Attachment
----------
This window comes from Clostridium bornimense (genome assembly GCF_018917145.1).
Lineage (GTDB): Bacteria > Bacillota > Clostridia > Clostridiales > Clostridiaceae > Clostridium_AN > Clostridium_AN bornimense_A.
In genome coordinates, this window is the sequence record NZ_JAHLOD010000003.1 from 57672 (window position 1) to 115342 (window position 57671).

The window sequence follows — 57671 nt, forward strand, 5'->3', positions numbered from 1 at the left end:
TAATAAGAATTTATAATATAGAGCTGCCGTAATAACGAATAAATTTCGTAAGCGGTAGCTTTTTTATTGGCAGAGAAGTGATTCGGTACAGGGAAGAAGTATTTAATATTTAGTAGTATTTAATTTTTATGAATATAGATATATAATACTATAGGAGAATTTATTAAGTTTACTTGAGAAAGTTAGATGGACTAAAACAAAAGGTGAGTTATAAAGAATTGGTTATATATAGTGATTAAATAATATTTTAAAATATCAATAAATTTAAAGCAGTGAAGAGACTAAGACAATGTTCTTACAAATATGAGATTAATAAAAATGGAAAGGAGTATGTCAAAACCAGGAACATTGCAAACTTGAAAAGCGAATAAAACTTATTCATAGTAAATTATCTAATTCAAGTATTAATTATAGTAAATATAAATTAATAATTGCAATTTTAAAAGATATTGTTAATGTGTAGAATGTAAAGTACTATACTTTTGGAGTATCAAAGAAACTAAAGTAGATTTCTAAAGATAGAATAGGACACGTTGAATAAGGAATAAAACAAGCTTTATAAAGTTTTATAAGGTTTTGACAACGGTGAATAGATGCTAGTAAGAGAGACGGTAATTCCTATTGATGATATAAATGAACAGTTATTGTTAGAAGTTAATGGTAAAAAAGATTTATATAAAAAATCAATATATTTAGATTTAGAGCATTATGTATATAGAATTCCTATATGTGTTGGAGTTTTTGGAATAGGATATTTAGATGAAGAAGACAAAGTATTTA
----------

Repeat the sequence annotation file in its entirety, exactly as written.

This window comes from Clostridium bornimense (genome assembly GCF_018917145.1).
Lineage (GTDB): Bacteria > Bacillota > Clostridia > Clostridiales > Clostridiaceae > Clostridium_AN > Clostridium_AN bornimense_A.
In genome coordinates, this window is the sequence record NZ_JAHLOD010000003.1 from 57672 (window position 1) to 115342 (window position 57671).

The window sequence follows — 57671 nt, forward strand, 5'->3', positions numbered from 1 at the left end:
TAATAAGAATTTATAATATAGAGCTGCCGTAATAACGAATAAATTTCGTAAGCGGTAGCTTTTTTATTGGCAGAGAAGTGATTCGGTACAGGGAAGAAGTATTTAATATTTAGTAGTATTTAATTTTTATGAATATAGATATATAATACTATAGGAGAATTTATTAAGTTTACTTGAGAAAGTTAGATGGACTAAAACAAAAGGTGAGTTATAAAGAATTGGTTATATATAGTGATTAAATAATATTTTAAAATATCAATAAATTTAAAGCAGTGAAGAGACTAAGACAATGTTCTTACAAATATGAGATTAATAAAAATGGAAAGGAGTATGTCAAAACCAGGAACATTGCAAACTTGAAAAGCGAATAAAACTTATTCATAGTAAATTATCTAATTCAAGTATTAATTATAGTAAATATAAATTAATAATTGCAATTTTAAAAGATATTGTTAATGTGTAGAATGTAAAGTACTATACTTTTGGAGTATCAAAGAAACTAAAGTAGATTTCTAAAGATAGAATAGGACACGTTGAATAAGGAATAAAACAAGCTTTATAAAGTTTTATAAGGTTTTGACAACGGTGAATAGATGCTAGTAAGAGAGACGGTAATTCCTATTGATGATATAAATGAACAGTTATTGTTAGAAGTTAATGGTAAAAAAGATTTATATAAAAAATCAATATATTTAGATTTAGAGCATTATGTATATAGAATTCCTATATGTGTTGGAGTTTTTGGAATAGGATATTTAGATGAAGAAGACAAAGTATTTA